How Do You Afford Your Books?


A friend asked me a question not too long ago…

“How do you afford all the books you read?”

The short answer is: I prioritize them in my budget.

Meaning: I buy the books I want to buy regardless of their price.

And I don’t feel bad about that. Here is why:

(Caveat: this post applies to me. I am not saying everyone should spend all the money they have on books or trying to lecture anyone on book-buying habits; I’m simply explaining my own.)

1. I work hard and live below my means I am not a starving artist. I’ve toyed with the idea of quitting my day job to focus on writing, but there are advantages and disadvantages to that (which I’ll get into in a separate post). But right now, I work hard, put in long hours, and I make some decent money at that. I’ve also always lived below my means in terms of rent and lifestyle, so I have disposable income. So if I want to spend that income on things that make me happy (and sane!), I don’t feel guilty for doing so.

2. I want to support publishing The publishing industry is tough, or so I’ve heard. With e-books and the influx of self-publishing, it’s harder than ever for writers to get their work out there and make money off of it. When I buy new hardcover books, instead of waiting for the paperback or for it to hit the library (both of which are valid options if that’s what works for you!) I don’t feel like I’m “wasting my money”, as some (ahem, Mom) have hinted I’m doing.

3. I like physical books Am I the last person on earth not to have an e-reader? Maybe. But I love physical books. I love carrying them around, I love displaying them on my shelves, I love holding them in my hands. I spend all day in front of a computer or phone; my  book time is hold-thing-in-hands-non-screen time. I don’t mind spending more on those books, and I don’t mind the space they take up in my apartment. (I only keep the books I liked or learned something from; the rest are donated to my building’s little lending library.)

4. I don’t have the time (or patience) for the library My local library is about a fifteen minute walk from my apartment. Which isn’t that far, but to get and return books, that’s a half hour out of my day, which during the week I rarely have, and on the weekends, could be spent doing other things (writing, cleaning, exercising). It is faster and easier for me to go online and order the books I want. (Though I will sometimes patronize my aforementioned building lending library; that’s where I found this book, actually.) Also, when I really want to read something, I want to read it now, not wait for months for it.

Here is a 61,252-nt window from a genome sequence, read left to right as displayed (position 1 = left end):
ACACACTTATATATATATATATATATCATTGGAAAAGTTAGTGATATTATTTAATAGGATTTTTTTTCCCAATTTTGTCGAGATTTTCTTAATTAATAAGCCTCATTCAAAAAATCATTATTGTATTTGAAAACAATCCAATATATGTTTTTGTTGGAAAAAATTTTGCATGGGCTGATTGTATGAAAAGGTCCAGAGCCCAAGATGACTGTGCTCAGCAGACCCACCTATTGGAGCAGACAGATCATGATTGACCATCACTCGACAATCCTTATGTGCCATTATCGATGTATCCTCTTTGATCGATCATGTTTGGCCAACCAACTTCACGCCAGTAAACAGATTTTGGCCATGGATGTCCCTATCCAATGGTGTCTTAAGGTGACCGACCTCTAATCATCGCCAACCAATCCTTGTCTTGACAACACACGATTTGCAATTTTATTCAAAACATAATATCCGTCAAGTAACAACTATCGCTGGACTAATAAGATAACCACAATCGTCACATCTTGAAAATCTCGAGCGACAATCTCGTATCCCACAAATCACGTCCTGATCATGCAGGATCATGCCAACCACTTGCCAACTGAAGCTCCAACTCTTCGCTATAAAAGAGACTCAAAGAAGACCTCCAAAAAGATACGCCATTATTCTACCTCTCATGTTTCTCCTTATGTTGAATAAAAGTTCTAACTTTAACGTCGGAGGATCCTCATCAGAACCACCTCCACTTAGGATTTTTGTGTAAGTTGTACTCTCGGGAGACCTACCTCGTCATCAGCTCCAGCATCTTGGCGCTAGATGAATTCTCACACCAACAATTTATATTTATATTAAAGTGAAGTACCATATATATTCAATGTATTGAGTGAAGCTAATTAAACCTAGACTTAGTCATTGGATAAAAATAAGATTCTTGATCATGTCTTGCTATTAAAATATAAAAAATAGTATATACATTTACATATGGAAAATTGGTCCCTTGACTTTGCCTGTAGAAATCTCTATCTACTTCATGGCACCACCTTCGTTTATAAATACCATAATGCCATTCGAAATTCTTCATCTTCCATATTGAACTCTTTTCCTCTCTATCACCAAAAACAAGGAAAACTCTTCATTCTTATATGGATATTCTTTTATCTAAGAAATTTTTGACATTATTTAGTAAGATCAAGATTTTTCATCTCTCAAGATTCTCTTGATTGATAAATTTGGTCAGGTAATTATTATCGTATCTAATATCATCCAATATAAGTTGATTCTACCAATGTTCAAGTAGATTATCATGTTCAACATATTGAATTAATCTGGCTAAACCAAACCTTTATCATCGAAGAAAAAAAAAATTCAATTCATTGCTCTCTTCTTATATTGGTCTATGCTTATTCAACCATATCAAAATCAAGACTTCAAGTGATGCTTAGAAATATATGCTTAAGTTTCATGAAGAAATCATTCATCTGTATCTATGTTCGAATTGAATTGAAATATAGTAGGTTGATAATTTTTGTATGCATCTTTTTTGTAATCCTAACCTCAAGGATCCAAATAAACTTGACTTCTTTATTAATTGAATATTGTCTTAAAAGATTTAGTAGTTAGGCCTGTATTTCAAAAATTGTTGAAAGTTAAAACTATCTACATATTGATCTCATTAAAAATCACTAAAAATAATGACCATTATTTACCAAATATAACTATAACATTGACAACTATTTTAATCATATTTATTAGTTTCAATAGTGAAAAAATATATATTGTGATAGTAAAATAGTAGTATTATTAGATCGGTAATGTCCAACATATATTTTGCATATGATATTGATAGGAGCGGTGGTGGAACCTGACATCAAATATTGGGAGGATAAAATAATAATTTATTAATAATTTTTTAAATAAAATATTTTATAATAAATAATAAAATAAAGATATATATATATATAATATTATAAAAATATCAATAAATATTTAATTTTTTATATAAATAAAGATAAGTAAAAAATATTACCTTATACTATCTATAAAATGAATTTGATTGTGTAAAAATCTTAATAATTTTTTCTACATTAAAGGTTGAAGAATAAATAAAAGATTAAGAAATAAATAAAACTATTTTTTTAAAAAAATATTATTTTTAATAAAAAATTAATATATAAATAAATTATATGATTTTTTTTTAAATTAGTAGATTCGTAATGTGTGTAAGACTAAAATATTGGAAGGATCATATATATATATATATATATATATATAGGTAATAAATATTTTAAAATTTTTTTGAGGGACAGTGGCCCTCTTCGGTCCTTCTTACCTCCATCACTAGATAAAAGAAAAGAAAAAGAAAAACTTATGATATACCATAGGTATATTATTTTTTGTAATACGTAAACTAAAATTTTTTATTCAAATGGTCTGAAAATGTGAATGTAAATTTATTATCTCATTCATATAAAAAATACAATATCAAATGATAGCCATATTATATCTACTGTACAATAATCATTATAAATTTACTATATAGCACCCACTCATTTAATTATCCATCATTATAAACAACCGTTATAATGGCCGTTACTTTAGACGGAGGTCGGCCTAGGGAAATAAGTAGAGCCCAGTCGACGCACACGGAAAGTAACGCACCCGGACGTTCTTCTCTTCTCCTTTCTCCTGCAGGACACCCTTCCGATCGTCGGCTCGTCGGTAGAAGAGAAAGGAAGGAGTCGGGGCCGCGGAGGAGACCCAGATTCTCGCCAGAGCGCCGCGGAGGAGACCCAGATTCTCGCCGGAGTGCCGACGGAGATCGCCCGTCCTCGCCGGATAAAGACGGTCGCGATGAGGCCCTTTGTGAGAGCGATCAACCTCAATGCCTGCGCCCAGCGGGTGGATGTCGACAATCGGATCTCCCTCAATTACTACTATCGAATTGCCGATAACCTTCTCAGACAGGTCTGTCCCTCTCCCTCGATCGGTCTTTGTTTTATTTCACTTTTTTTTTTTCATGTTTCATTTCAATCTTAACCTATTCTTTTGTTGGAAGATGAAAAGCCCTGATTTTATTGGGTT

5. I don’t spend money on a lot of other things for myself I buy new clothes only when I need them. I rarely buy new shoes or bags. I don’t spend a lot on my hair, I don’t pay for a gym, we don’t have cable. Books are actually pretty cheap when compared with all of those things–even a $20 hardcover debut.

If you go to the library, if you buy e-books–that is all fine! (Except if you download them illegally–that is not fine!) Let me know what works for you!

Image of my own apartment (just kidding!) Image actually from here

9 thoughts on “How Do You Afford Your Books?

  1. Oh, I feel like I have to correct this general misconception that libraries are where you go when you want to borrow books. Oh no no. A library is like a physical daydream where you go when you want to dream about reading circa all the books in the entire universe. You enter and it’s quiet and it smells like books and books are all there is. There is something so beautiful about this space full of books and readers, full of stories and possibilities. To me a bookshop, no matter how lovely, is never quite the same. In a library nobody wants to sell me anything and I am a free reader with every possibility to read every single book in the entire catalogue.


  2. I am a computing teacher and I don’t like e-readers! Got to say charity shops and library for me. You can go online and check and reserve books at a library plus I like that I am not contributing to even more trees being cut down. With two children I don’t have space for lots of books, most of the ones I have are theirs! Our local library also emails when books are due and can renew online so it is nice and easy.
    I think everyone saves up and skimps on something for the stuff they like. I spend very little money on anything so I can buy really cool toys for the kids (largely so I can play with them!), my excess income seems to be Lego money at the moment!

    Liked by 1 person

  3. How’d you get a picture of my room?! 😮
    But yes to all the above points. I recently started trying to use the library but I also find it cumbersome to make deadline and wait for books. Not sure how much I like or hate this process.

    Liked by 2 people

  4. Budgeting for books has always been a priority for me. They’re on my list up there with the various video games I might purchase. I have a yearly (instead of monthly, cause I can’t afford monthly) budget. My favorite authors like David Weber get first priority and I generally buy them new, hardback, when they come out. Otherwise I listen to recommendations and pick up used copies for a couple bucks a piece.

    Liked by 2 people

  5. I am mostly a library person. I also like to buy books second hand but I do buy new books when I am reading a series and one or two are missing from the library (most annoying and a bit puzzling). I am not much of an e-reader either, just not the same as a “real” book.

    Liked by 2 people

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